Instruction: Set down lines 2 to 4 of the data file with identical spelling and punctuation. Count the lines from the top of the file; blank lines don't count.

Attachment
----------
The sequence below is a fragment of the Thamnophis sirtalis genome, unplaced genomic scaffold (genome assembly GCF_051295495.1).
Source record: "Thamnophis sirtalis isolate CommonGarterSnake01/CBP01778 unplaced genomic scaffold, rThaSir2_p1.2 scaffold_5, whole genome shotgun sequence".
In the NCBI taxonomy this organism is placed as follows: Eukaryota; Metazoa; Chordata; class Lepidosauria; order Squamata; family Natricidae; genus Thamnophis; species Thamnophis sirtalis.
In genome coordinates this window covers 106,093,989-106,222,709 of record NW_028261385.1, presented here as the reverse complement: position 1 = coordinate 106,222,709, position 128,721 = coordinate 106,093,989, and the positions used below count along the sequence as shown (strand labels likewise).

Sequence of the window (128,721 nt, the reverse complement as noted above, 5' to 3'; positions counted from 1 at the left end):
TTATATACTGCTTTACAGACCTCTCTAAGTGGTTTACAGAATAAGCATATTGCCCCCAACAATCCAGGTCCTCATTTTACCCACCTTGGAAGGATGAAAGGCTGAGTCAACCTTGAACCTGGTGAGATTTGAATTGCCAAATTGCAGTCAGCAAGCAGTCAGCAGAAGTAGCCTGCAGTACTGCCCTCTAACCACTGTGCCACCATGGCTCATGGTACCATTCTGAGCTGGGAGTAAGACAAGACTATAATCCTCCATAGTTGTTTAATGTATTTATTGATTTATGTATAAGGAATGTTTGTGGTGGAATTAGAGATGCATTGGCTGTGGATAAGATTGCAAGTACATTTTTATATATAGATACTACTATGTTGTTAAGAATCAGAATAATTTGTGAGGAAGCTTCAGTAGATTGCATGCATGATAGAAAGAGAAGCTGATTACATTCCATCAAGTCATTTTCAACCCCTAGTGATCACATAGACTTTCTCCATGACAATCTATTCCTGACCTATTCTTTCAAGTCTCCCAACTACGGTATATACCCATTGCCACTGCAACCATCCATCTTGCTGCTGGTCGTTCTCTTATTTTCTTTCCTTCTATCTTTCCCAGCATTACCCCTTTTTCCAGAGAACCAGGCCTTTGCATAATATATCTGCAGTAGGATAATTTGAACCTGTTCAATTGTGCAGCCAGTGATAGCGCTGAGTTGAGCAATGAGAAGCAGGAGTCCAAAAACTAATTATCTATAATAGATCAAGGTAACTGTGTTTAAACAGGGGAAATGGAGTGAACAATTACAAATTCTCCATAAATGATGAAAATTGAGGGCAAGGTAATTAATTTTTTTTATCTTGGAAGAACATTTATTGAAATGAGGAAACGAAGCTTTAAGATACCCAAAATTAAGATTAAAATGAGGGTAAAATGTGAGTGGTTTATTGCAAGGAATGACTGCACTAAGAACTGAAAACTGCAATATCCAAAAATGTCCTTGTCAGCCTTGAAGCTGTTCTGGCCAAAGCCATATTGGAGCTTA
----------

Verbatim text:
Source record: "Thamnophis sirtalis isolate CommonGarterSnake01/CBP01778 unplaced genomic scaffold, rThaSir2_p1.2 scaffold_5, whole genome shotgun sequence".
In the NCBI taxonomy this organism is placed as follows: Eukaryota; Metazoa; Chordata; class Lepidosauria; order Squamata; family Natricidae; genus Thamnophis; species Thamnophis sirtalis.
In genome coordinates this window covers 106,093,989-106,222,709 of record NW_028261385.1, presented here as the reverse complement: position 1 = coordinate 106,222,709, position 128,721 = coordinate 106,093,989, and the positions used below count along the sequence as shown (strand labels likewise).